The no-routine routine
In all honesty, the everyday pattern of family life can be tedious. Here’s how we put a spin on it.
This week, my eldest expressed extreme frustration over ‘having to do the same thing, over and over again.’
Um. Welcome to my world.
School mornings can be revoltingly tedious. They start at 5.30 with me making the sandwiches I should have made the night before, filling the lunchboxes with healthy(ish) snacks, packing away last night’s dishes and downing a cup of coffee. If I’m lucky, I get to do all this in silence until 6am when the horde wakes up and descend on me.
The horde (or Thing 1, 2 and 3, as I like to call them) have to be reminded how to behave every morning. It’s as if, each day, they wake up to a new and unfamiliar world. Look! It’s breakfast! Oh! It’s to be eaten! Gee! A uniform! Oh! I’m supposed to wear it! Golly! A toothbrush! Oh! I should use it to clean my teeth!
But who am I to question this little foible of theirs? So every morning, I sing the same song
: ‘Have you brushedyourteethtidiedyourroommadeyourbedpackedyourbags?’
Apparently, this is very frustrating, especially for Thing 1. Being told to do the same thing over and over is boring, says he.
My sardonic, Evil
Mom side wants to snap back: ‘It’s not a bad life, son. Tidying up your room for all of 3 minutes per day isn’t what we’d generally classify as suffering.’ But the caring, Sensitive Mom side wants to conjure up a work-around to this little problem. Surely there’s a less dreary way of getting through the morning routine that doesn’t involve the same-old mom song?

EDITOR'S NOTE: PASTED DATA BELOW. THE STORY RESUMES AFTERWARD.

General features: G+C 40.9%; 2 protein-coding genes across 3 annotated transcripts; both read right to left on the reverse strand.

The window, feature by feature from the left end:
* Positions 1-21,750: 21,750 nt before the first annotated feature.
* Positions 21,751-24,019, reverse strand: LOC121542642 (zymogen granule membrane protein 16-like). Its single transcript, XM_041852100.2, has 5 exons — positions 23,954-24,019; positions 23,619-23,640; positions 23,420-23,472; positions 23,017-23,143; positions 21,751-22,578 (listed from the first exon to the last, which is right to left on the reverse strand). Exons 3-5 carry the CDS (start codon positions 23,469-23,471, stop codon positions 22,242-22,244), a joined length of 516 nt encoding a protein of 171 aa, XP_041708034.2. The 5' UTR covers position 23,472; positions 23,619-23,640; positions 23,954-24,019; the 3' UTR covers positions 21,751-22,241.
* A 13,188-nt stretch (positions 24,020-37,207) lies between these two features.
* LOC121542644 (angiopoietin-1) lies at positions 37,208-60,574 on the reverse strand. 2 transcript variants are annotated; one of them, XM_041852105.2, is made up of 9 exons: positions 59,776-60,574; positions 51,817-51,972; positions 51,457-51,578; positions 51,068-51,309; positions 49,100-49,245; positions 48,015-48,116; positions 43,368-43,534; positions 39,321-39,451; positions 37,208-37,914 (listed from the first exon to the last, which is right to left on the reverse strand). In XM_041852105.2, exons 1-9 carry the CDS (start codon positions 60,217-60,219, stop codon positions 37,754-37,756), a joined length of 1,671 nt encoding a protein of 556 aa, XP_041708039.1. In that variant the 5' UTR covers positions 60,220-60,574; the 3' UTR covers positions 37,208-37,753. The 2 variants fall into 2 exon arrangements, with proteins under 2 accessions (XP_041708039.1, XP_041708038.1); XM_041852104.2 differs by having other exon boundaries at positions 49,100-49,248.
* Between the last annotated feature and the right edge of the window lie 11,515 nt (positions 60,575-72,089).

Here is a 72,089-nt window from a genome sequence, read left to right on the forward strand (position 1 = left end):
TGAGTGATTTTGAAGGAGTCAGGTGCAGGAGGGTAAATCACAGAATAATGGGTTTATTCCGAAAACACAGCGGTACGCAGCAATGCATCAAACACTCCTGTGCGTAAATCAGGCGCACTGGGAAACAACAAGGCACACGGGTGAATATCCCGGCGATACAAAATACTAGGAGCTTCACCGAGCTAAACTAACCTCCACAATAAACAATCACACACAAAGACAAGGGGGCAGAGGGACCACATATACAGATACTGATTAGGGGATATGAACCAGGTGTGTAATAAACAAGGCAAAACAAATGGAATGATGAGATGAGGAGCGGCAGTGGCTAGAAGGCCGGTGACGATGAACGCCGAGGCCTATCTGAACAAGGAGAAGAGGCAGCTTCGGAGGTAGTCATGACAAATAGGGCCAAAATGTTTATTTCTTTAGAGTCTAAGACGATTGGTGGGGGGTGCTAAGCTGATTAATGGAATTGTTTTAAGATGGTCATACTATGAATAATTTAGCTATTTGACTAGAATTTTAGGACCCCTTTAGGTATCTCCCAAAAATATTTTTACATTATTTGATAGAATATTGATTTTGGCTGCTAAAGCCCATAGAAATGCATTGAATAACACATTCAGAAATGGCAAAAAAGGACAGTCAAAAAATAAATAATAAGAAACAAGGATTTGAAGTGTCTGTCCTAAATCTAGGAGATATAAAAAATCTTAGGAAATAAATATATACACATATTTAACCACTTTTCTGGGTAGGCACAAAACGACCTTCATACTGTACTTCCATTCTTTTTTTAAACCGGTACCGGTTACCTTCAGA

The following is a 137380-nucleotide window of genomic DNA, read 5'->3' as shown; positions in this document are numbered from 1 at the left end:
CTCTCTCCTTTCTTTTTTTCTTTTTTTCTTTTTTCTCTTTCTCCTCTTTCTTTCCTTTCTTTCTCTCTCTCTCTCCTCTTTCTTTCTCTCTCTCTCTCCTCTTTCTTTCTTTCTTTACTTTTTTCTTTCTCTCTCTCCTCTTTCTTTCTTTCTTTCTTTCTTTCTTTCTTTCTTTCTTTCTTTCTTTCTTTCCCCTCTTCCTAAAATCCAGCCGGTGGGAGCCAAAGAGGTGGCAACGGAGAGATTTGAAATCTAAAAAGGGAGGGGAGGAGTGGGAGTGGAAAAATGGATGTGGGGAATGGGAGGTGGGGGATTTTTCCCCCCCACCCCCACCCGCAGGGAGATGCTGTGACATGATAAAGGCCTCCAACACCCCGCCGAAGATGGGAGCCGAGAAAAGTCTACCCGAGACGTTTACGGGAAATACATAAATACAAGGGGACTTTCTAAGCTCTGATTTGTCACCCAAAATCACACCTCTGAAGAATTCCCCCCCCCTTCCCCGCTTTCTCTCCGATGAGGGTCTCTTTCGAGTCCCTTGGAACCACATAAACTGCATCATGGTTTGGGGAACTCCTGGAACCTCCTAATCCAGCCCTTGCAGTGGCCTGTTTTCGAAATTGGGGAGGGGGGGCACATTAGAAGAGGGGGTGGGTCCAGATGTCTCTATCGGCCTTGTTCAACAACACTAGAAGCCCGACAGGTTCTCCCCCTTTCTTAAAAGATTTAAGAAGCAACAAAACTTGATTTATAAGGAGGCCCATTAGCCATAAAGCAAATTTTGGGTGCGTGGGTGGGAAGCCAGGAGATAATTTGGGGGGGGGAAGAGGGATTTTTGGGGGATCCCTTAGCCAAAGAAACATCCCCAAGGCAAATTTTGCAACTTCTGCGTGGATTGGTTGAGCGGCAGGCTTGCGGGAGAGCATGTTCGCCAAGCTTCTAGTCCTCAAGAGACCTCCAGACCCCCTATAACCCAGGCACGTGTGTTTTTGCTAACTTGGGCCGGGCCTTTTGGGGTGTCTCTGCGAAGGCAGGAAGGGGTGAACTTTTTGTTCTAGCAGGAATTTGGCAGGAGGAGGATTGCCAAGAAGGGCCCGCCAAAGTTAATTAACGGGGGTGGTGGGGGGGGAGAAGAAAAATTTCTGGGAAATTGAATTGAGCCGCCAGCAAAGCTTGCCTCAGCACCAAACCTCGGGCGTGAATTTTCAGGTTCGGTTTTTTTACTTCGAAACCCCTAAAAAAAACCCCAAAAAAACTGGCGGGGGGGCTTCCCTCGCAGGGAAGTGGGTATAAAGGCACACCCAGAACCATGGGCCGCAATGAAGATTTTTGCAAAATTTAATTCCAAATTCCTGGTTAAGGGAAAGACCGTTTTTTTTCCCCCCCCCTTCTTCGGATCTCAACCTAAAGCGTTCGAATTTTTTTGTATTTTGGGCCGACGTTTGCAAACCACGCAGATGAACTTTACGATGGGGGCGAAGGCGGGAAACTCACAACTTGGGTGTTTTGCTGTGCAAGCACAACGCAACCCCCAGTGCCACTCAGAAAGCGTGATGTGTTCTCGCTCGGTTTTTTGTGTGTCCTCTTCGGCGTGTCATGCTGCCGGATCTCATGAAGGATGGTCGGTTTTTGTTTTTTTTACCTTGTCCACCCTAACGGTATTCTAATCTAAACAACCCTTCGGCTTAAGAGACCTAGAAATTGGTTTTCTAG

The internet is distinctly unhelpful here. Routines are good for children
, they say. Routines help build independence
. They give children a sense of security
Ok, seems I really have to get creative here.
Making routine fun
- The key to making routine fun is to stop the nagging. I say the same things over and over and hardly ever get a response. And yet I keep saying them. Einstein would argue that this is insanity. I couldn’t agree more.
- About 2 months ago, I changed the morning routine completely. Where Thing 1, 2 and 3 used to have breakfast as soon as they woke up, we switched to getting dressed first. Where they used to watch TV while they had breakfast, now the TV isn’t switched on in the morning. The change served to liven things up for a while and we seemed to get everything done much faster.
- How about morning routine games? Capitalising on children’s natural competitiveness by turning getting dressed or putting clothes away into a race. I’ve tried this on occasion and it works like a charm.
- A friend uses a picture chart. She printed pictures of morning duties, like brushing teeth and making beds, and pasted them onto magnets. When something has been done, the child moves the magnet to the ‘done’ space. It’s a treat watching them running up and down the stairs to move the magnets once they’ve completed a task.
I know. Some things in life are just plain boring, and I can’t shield Things 1 through 3 from all routine. But if there’s fun to be had in the midst of the tedium, then I’m all for finding it.How do you make routine tasks fun?